The Left-Handedness Gene and Mental Illness

by prash on 31 Jul 2007

While scrolling through my Health RSS Feed I chanced upon news that the Gene for left-handedness is found. Well, they are finding a gene for almost anything these days, I thought, and almost scrolled on before this hit my eye from the news summary in my feed reader:

The Oxford University-led team believe carrying the gene may also slightly raise the risk of developing psychotic mental illness such as schizophrenia.

In the strangest of coincidences I was just reading a related story in another tab. You see I had a weird dream last night of intrepid youngsters who scaled seven hills and crossed seven oceans to get to a parrot that held the soul of an evil villain and I realized where I had heard of Horcruxes before – Rowling obviously imbibed a lot of Foreign Mythology in her stories.

Infact, in the book The Golden Bough, Sir James George Frazer wrote a whole chapter on “The External Soul in Folk-Tales“. many of the stories described in that chapter are of Indian origin (even one of Ravana). Here’s one such:

Thus a Hindoo story tells how a magician called Punchkin held a queen captive for twelve years, and would fain marry her, but she would not have him. At last the queen€™s son came to rescue her, and the two plotted together to kill Punchkin. So the queen spoke the magician fair, and pretended that she had at last made up her mind to marry him.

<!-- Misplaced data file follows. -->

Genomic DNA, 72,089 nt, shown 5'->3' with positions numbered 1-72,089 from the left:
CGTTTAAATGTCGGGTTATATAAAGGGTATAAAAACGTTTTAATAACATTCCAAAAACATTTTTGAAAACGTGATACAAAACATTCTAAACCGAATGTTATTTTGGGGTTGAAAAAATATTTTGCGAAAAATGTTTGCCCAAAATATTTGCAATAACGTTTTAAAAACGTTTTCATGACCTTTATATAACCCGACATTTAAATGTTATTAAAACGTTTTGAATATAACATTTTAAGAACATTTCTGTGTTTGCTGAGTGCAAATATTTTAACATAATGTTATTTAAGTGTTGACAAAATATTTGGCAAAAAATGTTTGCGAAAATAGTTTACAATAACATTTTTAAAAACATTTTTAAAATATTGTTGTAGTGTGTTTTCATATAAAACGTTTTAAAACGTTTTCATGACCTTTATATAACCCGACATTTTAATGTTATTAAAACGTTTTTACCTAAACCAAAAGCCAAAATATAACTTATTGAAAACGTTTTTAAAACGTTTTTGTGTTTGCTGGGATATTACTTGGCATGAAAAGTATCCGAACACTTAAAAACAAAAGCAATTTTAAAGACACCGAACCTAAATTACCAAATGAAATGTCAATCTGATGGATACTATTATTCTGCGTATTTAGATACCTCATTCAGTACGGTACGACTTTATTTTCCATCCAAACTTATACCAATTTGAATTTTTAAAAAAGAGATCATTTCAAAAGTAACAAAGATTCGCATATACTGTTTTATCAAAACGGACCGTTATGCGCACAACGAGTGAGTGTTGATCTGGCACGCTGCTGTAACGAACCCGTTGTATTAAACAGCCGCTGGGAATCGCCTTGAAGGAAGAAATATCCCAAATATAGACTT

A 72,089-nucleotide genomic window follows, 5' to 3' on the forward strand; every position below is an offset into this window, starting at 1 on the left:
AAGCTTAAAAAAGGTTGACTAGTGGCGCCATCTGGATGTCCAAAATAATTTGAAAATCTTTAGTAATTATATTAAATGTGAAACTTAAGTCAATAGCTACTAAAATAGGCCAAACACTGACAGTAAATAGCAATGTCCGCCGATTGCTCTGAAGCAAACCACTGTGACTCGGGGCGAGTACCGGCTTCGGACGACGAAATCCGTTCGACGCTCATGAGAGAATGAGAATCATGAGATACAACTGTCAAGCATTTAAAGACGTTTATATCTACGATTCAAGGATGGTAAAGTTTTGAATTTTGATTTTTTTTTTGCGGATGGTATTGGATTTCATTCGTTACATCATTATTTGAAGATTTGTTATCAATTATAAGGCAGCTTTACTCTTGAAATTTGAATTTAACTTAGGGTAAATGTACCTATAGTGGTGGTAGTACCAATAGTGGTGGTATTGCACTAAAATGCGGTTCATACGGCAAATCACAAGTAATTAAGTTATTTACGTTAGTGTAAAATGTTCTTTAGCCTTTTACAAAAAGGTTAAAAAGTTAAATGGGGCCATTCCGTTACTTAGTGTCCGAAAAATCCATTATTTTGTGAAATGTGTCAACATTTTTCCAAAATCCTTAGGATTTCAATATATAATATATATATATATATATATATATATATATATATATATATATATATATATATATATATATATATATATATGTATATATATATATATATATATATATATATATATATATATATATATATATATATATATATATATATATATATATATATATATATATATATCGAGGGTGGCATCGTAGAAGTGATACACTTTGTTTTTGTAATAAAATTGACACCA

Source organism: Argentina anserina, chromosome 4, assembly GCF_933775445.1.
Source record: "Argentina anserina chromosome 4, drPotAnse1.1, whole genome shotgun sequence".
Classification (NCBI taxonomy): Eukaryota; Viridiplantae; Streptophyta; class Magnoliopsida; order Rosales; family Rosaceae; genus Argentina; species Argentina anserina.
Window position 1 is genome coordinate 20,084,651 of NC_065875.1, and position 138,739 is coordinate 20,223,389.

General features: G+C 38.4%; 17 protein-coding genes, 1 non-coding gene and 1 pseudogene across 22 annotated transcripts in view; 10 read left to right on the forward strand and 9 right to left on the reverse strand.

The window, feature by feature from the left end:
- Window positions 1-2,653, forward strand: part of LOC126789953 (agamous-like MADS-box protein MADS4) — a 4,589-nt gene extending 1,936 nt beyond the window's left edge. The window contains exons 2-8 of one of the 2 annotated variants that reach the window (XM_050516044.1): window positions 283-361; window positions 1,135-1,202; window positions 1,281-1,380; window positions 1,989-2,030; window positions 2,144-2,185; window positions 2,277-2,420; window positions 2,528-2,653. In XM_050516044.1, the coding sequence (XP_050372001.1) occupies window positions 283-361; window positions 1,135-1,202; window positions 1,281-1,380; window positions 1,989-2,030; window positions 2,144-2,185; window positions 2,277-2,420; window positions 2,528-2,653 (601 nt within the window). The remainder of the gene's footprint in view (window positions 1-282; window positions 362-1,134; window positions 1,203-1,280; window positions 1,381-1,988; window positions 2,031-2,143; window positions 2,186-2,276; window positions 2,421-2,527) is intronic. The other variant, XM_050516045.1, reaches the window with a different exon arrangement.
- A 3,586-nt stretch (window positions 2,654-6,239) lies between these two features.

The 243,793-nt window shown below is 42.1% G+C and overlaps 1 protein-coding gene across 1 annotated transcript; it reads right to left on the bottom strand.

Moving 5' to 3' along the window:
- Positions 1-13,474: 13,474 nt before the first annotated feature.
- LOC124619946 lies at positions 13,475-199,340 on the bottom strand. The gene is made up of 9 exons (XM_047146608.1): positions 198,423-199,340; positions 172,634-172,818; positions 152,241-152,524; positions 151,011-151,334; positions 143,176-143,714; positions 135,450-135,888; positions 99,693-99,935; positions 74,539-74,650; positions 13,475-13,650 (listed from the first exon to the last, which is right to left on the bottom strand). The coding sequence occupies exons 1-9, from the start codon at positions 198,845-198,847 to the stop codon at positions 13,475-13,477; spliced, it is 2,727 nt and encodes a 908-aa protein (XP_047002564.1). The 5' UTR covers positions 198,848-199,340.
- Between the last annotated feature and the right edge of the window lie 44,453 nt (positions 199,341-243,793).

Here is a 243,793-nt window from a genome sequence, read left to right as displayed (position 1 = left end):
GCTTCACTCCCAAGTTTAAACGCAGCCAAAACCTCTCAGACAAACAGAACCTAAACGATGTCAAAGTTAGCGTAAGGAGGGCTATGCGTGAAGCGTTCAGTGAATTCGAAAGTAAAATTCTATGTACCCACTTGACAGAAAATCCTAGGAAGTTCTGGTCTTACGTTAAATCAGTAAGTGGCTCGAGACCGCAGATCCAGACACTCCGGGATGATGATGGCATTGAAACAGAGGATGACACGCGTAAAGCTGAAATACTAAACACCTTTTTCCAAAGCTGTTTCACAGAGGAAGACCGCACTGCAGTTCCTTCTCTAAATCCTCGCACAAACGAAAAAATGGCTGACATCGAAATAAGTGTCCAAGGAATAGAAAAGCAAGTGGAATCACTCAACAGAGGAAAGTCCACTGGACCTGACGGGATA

€œAnd do tell me,€ she said, €œare you quite immortal? Can death never touch you? And are you too great an enchanter ever to feel human suffering?€
€œIt is true,€ he said, €œthat I am not as others. Far, far away, hundreds of thousands of miles from this, there lies a desolate country covered with thick jungle. In the midst of the jungle grows a circle of palm trees, and in the centre of the circle stand six chattees full of water, piled one above another: below the sixth chattee is a small cage, which contains a little green parrot;€”on the life of the parrot depends my life;€”and if the parrot is killed I must die. It is, however,€ he added, €œimpossible that the parrot should sustain any injury, both on account of the inaccessibility of the country, and because, by my appointment, many thousand genii surround the palm trees, and kill all who approach the place.€
But the queen€™s young son overcame all difficulties, and got possession of the parrot. He brought it to the door of the magician€™s palace, and began playing with it. Punchkin, the magician, saw him, and, coming out, tried to persuade the boy to give him the parrot.
€œGive me my parrot!€ cried Punchkin. Then the boy took hold of the parrot and tore off one of his wings; and as he did so the magician€™s right arm fell off. Punchkin then stretched out his left arm, crying, €œGive me my parrot!€ The prince pulled off the parrot€™s second wing, and the magician€™s left arm tumbled off. €œGive me my parrot!€ cried he, and fell on his knees. The prince pulled off the parrot€™s right leg, the magician€™s right leg fell off; the prince pulled off the parrot€™s left leg, down fell the magician€™s left.
Nothing remained of him except the trunk and the head; but still he rolled his eyes, and cried, €œGive me my parrot!€
€œTake your parrot, then,€ cried the boy; and with that he wrung the bird€™s neck, and threw it at the magician; and, as he did so, Punchkin€™s head twisted round, and, with a fearful groan, he died!

Anyway, getting back to lefthandedness, I (foolishly) assumed I could actually get some useful information from the Ambulimama website (you can’t) and checked to see if they had an archive of stories (they don’t) so I could read the original parrot-soul story (I still haven’t and if you have it please send it to me).